Jason Gurtz Guest

    That may be true, but they sure can raise the bar as far as what type of
    person with physical access will be able to do something malicious. The
    author even says this.

    My take is that they're trying to cover up a missing feature that other
    operating systems have had for decades, control over who can mount a drive.

    The more difficult a task is to do, the less likely it is to get done.
    That's just plain old common sense. I totally agree that one can never
    plug all security holes but the admin can make it as difficult as possible
    in their environment for an incident to occur. Sweeping generalizations
    about what is reasonable for security are worthless. Your users may need
    to use removable storage to bring work home and have been thoroughly
    screened at hiring time by a team of experts. The OP may have public
    kiosks, etc...

    Same concept:
    email from Internal parties. There is also very strict checking on file
    attachments at the server. Does this mean that there will never be a
    virus attack on the computers? Of course not, but I'll wager it's highly
    unlikely. Hey I can have this kind of policy and it's blessed by the
    PHB's too; other admins don't have that luxury.


    Jason Gurtz, Jul 27, 2005
  11. Controls are there that can help you disable USB and other devices (look at
    my previous posts), but they will not help you prevent stealing of data if
    the user is determent enough.

    Just like mounting permissions will not prevent me from:
    * booting into Single-User Mode and taking off anything I want
    * using another operating system (e.g. on CD) and boot from it (and then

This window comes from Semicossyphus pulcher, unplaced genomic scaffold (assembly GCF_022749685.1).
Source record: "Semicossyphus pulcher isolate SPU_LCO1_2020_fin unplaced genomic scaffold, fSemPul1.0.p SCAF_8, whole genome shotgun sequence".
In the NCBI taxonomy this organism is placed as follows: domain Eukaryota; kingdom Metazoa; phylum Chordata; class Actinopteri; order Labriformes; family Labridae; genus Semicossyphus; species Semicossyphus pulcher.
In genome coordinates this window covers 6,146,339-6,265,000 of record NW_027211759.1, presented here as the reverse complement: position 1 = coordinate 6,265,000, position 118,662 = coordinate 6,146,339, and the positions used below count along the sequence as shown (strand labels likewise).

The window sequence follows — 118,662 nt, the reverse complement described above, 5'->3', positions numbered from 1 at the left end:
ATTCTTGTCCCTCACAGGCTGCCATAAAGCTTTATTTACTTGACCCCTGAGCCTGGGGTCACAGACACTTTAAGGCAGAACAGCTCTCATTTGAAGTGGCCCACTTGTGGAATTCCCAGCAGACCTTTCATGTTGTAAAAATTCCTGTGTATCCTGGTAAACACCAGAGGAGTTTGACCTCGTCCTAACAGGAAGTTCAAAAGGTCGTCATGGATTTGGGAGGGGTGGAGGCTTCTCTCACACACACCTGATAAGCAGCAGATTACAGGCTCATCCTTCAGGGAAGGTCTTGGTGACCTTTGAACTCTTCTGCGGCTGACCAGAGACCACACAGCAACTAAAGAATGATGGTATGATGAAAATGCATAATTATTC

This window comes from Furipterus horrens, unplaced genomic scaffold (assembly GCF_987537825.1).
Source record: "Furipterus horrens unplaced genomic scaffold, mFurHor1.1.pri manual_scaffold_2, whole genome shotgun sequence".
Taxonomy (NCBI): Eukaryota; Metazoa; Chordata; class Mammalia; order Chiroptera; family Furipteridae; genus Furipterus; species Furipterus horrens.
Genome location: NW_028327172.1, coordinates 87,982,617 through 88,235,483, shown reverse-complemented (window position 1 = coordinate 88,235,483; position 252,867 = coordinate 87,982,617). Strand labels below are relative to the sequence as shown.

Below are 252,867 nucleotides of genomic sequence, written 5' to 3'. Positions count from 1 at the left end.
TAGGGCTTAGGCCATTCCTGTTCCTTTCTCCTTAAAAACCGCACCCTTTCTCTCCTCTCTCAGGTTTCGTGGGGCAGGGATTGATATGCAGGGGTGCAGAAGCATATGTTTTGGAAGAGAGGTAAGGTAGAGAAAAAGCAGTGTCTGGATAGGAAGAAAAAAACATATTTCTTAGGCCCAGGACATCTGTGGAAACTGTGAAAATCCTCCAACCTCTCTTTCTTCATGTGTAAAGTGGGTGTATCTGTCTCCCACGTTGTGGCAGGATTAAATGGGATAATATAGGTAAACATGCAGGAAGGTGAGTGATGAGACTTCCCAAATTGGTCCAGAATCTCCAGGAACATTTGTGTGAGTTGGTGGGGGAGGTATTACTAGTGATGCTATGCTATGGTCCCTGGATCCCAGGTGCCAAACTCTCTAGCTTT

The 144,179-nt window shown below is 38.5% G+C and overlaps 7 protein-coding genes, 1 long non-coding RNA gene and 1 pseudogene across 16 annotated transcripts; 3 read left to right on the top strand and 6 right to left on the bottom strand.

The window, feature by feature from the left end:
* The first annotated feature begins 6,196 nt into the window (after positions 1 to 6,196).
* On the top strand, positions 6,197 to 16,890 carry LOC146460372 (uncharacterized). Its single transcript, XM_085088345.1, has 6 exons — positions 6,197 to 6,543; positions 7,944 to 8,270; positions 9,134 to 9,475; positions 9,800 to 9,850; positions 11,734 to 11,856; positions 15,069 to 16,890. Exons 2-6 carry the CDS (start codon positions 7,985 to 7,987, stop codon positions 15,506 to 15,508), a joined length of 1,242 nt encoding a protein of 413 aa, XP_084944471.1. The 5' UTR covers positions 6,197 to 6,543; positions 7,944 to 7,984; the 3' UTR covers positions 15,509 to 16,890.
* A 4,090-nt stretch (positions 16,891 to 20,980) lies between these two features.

copying data to USB or .

    The only way you can prevent this kind of thefts is with:
    * physical security of computer (or other devices - routers are no
    exceptions here. If I can get physical access to the router I can do
    whatever I want with routes and access list etc.)
    * encryption of information and proper delegation of what (which documents)
    users can see and change
    Miha Pihler [MVP], Jul 27, 2005
  12. Marc Hoffman

    Jason Gurtz Guest

    Did you even read my post? I think you're missing my point; I said
    exactly that in different words. :)
    Can't always do that depending on what OS you're talking about. Linux?
    Lol, it sucks just as bad as windows in different ways, but there's a lot
    of unixes that don't and a lot of OSes that aren't unix at all. ;)
    ....and I suppose disabling other boot devices in a passworded bios
    wouldn't have any effect (yea man, the case is locked)?
    Problem is, even physical secure computers aren't secure. Your
    hypothetical physically "secure" computer is no more secure than one in
    the wide open for your hypothetical "determined user." All they need is
    basic burglary tools and all that security is out the window. Unlikely?
    Hey, you're the one talking about determination here.

    Security is all about making it harder. Stop ignoring what I and others
    are saying.


    Jason Gurtz, Jul 27, 2005
  13. Marc Hoffman

    Chris Leiter Guest

    Dynamic Disks might, though.
    Chris Leiter, Jul 28, 2005